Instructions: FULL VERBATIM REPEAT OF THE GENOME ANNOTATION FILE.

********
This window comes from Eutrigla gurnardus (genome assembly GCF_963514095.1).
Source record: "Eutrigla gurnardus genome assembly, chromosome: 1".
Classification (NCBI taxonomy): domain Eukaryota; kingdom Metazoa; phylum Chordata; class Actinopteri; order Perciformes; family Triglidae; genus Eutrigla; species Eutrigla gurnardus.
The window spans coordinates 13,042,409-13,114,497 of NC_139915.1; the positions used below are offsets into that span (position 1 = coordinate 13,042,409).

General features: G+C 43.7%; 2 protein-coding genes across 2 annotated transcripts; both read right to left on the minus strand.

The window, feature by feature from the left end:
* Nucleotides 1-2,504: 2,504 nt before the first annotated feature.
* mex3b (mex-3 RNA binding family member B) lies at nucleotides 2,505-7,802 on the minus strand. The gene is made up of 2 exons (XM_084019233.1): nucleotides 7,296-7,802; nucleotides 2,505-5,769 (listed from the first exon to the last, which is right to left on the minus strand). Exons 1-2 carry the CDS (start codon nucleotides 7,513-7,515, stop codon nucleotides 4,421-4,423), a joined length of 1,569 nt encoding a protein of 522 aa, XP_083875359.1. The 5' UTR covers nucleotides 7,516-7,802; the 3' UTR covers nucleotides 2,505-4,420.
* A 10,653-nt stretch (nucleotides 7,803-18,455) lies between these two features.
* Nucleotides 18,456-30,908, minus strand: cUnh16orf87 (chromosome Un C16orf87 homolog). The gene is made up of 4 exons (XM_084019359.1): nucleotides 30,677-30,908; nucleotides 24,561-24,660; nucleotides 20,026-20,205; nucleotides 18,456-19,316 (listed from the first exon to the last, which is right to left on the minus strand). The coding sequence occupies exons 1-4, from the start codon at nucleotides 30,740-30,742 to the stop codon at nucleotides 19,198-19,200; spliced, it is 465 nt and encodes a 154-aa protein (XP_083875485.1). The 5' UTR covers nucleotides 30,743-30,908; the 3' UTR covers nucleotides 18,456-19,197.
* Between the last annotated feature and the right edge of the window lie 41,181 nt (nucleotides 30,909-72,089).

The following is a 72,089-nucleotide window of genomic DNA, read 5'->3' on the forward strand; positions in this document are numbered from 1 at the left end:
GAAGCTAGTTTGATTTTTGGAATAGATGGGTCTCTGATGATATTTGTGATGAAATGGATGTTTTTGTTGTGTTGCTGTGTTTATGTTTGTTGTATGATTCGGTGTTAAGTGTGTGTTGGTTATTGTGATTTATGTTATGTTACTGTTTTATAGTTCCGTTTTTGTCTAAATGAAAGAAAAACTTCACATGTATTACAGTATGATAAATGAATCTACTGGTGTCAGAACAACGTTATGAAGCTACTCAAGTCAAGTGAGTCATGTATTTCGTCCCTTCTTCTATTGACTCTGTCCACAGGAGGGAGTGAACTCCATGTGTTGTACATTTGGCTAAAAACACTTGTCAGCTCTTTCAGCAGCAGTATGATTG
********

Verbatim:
This window comes from Eutrigla gurnardus (genome assembly GCF_963514095.1).
Source record: "Eutrigla gurnardus genome assembly, chromosome: 1".
Classification (NCBI taxonomy): domain Eukaryota; kingdom Metazoa; phylum Chordata; class Actinopteri; order Perciformes; family Triglidae; genus Eutrigla; species Eutrigla gurnardus.
The window spans coordinates 13,042,409-13,114,497 of NC_139915.1; the positions used below are offsets into that span (position 1 = coordinate 13,042,409).

General features: G+C 43.7%; 2 protein-coding genes across 2 annotated transcripts; both read right to left on the minus strand.

The window, feature by feature from the left end:
* Nucleotides 1-2,504: 2,504 nt before the first annotated feature.
* mex3b (mex-3 RNA binding family member B) lies at nucleotides 2,505-7,802 on the minus strand. The gene is made up of 2 exons (XM_084019233.1): nucleotides 7,296-7,802; nucleotides 2,505-5,769 (listed from the first exon to the last, which is right to left on the minus strand). Exons 1-2 carry the CDS (start codon nucleotides 7,513-7,515, stop codon nucleotides 4,421-4,423), a joined length of 1,569 nt encoding a protein of 522 aa, XP_083875359.1. The 5' UTR covers nucleotides 7,516-7,802; the 3' UTR covers nucleotides 2,505-4,420.
* A 10,653-nt stretch (nucleotides 7,803-18,455) lies between these two features.
* Nucleotides 18,456-30,908, minus strand: cUnh16orf87 (chromosome Un C16orf87 homolog). The gene is made up of 4 exons (XM_084019359.1): nucleotides 30,677-30,908; nucleotides 24,561-24,660; nucleotides 20,026-20,205; nucleotides 18,456-19,316 (listed from the first exon to the last, which is right to left on the minus strand). The coding sequence occupies exons 1-4, from the start codon at nucleotides 30,740-30,742 to the stop codon at nucleotides 19,198-19,200; spliced, it is 465 nt and encodes a 154-aa protein (XP_083875485.1). The 5' UTR covers nucleotides 30,743-30,908; the 3' UTR covers nucleotides 18,456-19,197.
* Between the last annotated feature and the right edge of the window lie 41,181 nt (nucleotides 30,909-72,089).

The following is a 72,089-nucleotide window of genomic DNA, read 5'->3' on the forward strand; positions in this document are numbered from 1 at the left end:
GAAGCTAGTTTGATTTTTGGAATAGATGGGTCTCTGATGATATTTGTGATGAAATGGATGTTTTTGTTGTGTTGCTGTGTTTATGTTTGTTGTATGATTCGGTGTTAAGTGTGTGTTGGTTATTGTGATTTATGTTATGTTACTGTTTTATAGTTCCGTTTTTGTCTAAATGAAAGAAAAACTTCACATGTATTACAGTATGATAAATGAATCTACTGGTGTCAGAACAACGTTATGAAGCTACTCAAGTCAAGTGAGTCATGTATTTCGTCCCTTCTTCTATTGACTCTGTCCACAGGAGGGAGTGAACTCCATGTGTTGTACATTTGGCTAAAAACACTTGTCAGCTCTTTCAGCAGCAGTATGATTG